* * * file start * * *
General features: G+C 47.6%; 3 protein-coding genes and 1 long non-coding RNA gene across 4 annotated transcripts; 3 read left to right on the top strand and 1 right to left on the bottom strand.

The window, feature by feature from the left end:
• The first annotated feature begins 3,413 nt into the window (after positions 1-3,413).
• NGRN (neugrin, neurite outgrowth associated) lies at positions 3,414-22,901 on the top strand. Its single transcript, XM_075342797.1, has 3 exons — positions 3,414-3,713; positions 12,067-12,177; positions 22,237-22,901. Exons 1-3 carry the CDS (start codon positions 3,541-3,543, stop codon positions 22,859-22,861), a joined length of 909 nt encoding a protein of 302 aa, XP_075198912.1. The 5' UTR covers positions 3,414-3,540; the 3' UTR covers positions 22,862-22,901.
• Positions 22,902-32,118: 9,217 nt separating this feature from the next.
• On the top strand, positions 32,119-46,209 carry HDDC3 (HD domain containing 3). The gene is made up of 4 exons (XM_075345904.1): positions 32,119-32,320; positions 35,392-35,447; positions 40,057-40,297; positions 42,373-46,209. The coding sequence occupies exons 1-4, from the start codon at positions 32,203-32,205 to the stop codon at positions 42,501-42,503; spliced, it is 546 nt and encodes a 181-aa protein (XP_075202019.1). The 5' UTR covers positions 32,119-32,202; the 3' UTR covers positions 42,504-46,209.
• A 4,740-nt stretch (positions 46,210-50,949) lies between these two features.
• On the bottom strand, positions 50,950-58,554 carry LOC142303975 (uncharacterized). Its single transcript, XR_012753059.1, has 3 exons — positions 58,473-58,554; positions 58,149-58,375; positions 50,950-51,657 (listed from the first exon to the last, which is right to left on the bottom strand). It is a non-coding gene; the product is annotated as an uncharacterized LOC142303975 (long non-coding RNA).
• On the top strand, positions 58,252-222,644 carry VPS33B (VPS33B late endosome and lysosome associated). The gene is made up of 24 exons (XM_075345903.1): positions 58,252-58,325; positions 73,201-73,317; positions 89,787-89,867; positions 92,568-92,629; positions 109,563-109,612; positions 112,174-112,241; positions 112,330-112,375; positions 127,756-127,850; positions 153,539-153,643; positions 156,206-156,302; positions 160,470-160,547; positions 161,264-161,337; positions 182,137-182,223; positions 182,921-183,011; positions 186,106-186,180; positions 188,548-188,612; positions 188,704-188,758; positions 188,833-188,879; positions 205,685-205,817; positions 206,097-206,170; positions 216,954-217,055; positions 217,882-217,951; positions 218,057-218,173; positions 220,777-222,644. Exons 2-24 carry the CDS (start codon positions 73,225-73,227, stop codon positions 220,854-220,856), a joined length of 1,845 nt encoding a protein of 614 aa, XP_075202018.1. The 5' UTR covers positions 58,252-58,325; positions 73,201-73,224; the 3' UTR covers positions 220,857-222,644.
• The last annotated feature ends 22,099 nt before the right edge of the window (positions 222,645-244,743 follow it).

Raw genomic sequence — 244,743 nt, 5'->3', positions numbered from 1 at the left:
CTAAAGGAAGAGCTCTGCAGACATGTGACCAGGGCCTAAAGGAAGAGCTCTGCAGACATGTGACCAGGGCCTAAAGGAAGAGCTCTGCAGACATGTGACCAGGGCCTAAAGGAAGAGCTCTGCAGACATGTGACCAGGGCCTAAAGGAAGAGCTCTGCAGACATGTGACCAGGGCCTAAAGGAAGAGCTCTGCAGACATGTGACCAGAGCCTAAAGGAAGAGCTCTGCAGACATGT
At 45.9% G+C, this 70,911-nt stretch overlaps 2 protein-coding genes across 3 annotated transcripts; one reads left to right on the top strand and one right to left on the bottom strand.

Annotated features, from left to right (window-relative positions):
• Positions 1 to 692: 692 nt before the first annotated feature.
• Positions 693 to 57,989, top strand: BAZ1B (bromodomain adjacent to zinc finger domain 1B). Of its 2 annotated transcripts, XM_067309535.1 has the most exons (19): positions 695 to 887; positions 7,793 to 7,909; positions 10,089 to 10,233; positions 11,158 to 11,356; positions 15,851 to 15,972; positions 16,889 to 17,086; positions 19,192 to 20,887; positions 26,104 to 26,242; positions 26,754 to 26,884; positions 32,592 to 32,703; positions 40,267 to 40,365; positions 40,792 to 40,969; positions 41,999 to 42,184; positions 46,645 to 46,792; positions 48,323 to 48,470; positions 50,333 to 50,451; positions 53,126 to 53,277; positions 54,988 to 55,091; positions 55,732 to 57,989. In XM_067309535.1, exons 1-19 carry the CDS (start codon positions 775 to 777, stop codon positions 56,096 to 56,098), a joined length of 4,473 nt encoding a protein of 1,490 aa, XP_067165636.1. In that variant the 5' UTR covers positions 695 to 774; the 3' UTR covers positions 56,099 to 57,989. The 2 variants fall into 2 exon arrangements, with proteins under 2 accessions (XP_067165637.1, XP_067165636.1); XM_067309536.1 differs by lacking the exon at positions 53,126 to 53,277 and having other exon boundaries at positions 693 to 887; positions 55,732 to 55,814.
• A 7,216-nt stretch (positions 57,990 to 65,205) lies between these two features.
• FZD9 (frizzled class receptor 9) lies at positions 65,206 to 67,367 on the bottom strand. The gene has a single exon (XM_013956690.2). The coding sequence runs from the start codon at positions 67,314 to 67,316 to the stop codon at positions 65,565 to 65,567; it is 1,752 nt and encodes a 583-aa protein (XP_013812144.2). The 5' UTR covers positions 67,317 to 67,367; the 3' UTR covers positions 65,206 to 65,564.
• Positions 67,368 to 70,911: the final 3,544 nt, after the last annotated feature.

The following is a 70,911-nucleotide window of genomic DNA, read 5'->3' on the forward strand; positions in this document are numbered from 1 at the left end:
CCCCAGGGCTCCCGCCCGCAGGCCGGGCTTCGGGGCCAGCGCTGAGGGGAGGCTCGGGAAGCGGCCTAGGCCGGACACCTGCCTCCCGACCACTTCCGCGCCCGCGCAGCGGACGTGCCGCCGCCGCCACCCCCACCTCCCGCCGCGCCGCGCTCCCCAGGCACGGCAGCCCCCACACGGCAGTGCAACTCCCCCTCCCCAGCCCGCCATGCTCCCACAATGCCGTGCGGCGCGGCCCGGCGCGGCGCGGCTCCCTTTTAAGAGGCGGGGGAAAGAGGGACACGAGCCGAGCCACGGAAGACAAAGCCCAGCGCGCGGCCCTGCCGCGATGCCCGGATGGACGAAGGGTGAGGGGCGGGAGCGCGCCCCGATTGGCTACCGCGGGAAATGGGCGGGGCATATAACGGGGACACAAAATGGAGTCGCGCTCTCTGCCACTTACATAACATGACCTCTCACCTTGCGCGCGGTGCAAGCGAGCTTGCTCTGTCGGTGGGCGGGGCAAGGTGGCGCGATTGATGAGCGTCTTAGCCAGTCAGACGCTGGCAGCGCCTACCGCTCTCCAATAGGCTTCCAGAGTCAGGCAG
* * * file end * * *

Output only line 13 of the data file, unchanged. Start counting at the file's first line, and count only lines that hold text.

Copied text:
At 45.9% G+C, this 70,911-nt stretch overlaps 2 protein-coding genes across 3 annotated transcripts; one reads left to right on the top strand and one right to left on the bottom strand.